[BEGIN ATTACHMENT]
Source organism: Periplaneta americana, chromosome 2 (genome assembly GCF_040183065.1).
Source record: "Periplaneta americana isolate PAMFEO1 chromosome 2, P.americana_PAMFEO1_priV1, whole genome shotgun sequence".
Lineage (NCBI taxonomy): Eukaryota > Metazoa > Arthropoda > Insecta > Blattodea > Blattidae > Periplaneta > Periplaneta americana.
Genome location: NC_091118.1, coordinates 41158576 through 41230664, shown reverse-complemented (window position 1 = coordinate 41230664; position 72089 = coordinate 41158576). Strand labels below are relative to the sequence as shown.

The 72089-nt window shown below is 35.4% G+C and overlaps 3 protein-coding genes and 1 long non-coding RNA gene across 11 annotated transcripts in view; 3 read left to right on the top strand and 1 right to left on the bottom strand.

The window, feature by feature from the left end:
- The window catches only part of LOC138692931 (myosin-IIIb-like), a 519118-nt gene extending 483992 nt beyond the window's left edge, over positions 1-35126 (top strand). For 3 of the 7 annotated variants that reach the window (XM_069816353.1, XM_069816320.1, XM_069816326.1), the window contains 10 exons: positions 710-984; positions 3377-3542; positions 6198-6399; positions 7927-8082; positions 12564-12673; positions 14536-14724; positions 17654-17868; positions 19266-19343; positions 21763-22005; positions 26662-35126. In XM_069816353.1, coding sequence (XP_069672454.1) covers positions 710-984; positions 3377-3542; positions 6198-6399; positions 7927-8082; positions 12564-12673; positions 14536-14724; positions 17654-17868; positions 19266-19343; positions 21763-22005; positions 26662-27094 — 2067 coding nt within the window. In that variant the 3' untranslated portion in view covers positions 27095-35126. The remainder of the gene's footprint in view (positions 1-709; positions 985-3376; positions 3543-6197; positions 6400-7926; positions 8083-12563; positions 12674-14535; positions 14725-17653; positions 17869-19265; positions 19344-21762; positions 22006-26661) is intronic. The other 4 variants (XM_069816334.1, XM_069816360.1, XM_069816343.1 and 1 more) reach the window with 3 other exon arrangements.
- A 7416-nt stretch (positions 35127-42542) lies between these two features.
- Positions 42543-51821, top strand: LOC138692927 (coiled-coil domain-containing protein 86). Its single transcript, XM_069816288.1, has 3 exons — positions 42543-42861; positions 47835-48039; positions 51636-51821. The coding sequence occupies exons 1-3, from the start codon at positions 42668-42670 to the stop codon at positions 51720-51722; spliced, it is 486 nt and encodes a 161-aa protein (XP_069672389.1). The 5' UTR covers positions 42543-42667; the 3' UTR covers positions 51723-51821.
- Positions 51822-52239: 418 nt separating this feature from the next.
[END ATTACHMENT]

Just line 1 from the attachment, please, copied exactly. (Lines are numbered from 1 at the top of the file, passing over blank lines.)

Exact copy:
Source organism: Periplaneta americana, chromosome 2 (genome assembly GCF_040183065.1).